Is Reality a Controlled Hallucination? – with Anil Seth

It’s been a while since the last “Philosophy Friday” post. Lately, I have been wondering about the nature of reality after doing more exploration of virtual worlds from Second Life to sandbox games like GTA.

How does our biology give rise to the experience of consciousness?

Anil Seth argues, using innovative combinations of theory and experiment, that our brains are prediction machines inventing our world and correcting our mistakes by the microsecond. Anil’s new perspective on consciousness has shed light on the nature of the self, free will, the intimate relationship between being alive and being aware – and the possibility of conscious machines.

Anil Seth is Professor of Cognitive and Computational Neuroscience at the University of Sussex, where he is also Co-Director of the Sackler Centre for Consciousness Science. He is also a Wellcome Trust Engagement Fellow, Co-Director of the Canadian Institute for Advanced Research (CIFAR) Program on Brain, Mind, and Consciousness, and Co-Director of the Leverhulme Doctoral Scholarship Programme: From Sensation and Perception to Awareness.


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One thought on “Is Reality a Controlled Hallucination? – with Anil Seth”

  1. It’s becoming clearer that with all the brain and consciousness theories out there, the proof will be in the pudding. By this I mean, can any particular theory be used to create a human adult level conscious machine. My bet is on the late Gerald Edelman’s Extended Theory of Neuronal Group Selection. The lead group in robotics based on this theory is the Neurorobotics Lab at UC at Irvine. Dr. Edelman distinguished between primary consciousness, which came first in evolution, and that humans share with other conscious animals, and higher order consciousness, which came to only humans with the acquisition of language. A machine with primary consciousness will probably have to come first.

    What I find special about the TNGS is the Darwin series of automata created at the Neurosciences Institute by Dr. Edelman and his colleagues in the 1990’s and 2000’s. These machines perform in the real world, not in a restricted simulated world, and display convincing physical behavior indicative of higher psychological functions necessary for consciousness, such as perceptual categorization, memory, and learning. They are based on realistic models of the parts of the biological brain that the theory claims subserve these functions. The extended TNGS allows for the emergence of consciousness based only on further evolutionary development of the brain areas responsible for these functions, in a parsimonious way. No other research I’ve encountered is anywhere near as convincing.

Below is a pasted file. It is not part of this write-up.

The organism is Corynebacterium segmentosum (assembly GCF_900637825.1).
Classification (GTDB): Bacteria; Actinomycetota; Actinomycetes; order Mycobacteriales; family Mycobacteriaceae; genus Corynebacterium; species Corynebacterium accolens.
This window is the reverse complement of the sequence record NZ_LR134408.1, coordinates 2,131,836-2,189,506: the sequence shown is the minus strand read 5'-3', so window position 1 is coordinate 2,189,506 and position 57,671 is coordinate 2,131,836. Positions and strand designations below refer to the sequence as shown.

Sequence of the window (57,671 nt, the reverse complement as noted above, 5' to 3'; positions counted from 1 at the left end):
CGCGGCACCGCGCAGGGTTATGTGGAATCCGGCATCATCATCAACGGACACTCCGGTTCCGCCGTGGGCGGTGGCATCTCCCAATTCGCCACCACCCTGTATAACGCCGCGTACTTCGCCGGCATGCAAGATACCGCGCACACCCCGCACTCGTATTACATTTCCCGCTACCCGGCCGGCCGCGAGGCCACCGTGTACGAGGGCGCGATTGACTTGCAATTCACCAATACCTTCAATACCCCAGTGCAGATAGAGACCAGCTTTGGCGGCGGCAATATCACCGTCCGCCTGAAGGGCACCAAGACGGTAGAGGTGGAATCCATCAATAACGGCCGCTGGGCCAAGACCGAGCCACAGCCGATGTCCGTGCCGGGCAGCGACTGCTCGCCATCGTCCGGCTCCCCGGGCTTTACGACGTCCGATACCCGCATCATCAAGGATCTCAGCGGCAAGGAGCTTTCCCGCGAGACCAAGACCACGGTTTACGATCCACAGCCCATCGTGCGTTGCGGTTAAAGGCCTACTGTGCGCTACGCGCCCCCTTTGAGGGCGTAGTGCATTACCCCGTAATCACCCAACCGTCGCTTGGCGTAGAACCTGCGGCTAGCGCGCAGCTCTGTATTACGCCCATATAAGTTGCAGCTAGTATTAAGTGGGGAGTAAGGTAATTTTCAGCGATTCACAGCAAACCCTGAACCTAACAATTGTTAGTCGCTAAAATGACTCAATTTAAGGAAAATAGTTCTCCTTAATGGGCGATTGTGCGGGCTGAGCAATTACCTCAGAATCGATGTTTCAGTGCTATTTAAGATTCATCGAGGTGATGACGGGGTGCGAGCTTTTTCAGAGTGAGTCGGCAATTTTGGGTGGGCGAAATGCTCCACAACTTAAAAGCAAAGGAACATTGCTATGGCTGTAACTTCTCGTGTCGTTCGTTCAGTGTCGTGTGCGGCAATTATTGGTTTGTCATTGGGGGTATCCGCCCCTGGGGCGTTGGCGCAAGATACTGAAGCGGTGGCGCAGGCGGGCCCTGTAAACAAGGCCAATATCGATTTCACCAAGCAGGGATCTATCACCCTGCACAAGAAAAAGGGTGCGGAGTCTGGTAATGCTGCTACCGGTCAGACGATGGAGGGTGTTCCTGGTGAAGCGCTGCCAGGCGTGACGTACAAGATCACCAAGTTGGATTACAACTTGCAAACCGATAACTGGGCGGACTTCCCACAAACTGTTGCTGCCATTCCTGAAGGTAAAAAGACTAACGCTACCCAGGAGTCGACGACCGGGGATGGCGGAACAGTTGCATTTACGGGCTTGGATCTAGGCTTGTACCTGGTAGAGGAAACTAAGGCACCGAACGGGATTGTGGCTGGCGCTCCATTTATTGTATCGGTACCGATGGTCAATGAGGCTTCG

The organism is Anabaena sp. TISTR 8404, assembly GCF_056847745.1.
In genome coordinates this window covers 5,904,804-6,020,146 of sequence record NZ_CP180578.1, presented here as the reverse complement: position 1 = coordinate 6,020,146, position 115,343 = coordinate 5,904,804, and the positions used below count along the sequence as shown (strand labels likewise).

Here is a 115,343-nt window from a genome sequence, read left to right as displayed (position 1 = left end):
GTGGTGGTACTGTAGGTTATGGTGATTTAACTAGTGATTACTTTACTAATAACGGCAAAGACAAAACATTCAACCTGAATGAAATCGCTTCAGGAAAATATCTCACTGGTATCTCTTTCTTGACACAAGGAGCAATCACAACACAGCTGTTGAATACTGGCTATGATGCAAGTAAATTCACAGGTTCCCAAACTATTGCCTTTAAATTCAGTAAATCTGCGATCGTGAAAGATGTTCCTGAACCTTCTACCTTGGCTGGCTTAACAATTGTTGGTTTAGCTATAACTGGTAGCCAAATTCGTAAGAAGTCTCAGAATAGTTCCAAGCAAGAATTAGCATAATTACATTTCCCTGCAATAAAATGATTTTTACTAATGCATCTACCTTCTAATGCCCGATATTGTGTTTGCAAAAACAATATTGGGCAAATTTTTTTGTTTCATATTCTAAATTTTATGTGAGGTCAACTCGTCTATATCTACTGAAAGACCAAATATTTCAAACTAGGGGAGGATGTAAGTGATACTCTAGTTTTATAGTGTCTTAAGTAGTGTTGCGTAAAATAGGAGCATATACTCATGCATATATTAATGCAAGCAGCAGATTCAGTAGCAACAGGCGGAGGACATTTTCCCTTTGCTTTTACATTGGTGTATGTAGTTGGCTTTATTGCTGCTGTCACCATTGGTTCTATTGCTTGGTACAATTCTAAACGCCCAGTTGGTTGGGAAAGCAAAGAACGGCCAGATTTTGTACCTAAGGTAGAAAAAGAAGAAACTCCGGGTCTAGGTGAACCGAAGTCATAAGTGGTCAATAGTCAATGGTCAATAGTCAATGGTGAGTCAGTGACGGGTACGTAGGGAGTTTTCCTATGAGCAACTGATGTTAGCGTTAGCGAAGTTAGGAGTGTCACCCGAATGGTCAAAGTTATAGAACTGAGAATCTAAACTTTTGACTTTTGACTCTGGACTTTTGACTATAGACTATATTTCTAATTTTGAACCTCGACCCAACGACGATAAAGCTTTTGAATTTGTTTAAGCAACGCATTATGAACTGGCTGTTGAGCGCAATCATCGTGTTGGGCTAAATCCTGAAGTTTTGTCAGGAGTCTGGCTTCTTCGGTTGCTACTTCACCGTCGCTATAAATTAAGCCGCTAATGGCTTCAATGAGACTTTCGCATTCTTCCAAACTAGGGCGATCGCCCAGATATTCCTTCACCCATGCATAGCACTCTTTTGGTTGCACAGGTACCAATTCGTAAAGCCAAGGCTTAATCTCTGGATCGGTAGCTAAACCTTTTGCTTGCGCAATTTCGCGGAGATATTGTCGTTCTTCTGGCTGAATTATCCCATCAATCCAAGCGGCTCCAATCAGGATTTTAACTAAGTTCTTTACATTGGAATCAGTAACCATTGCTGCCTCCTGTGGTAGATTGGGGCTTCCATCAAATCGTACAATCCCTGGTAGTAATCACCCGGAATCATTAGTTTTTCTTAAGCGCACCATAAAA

I post because on almost every video and article about the brain and consciousness that I encounter, the attitude seems to be that we still know next to nothing about how the brain and consciousness work; that there’s lots of data but no unifying theory. I believe the extended TNGS is that theory. My motivation is to keep that theory in front of the public. And obviously, I consider it the route to a truly conscious machine, primary and higher-order.

    My advice to people who want to create a conscious machine is to seriously ground themselves in the extended TNGS and the Darwin automata first, and proceed from there, by applying to Jeff Krichmar’s lab at UC Irvine, possibly. Dr. Edelman’s roadmap to a conscious machine is at

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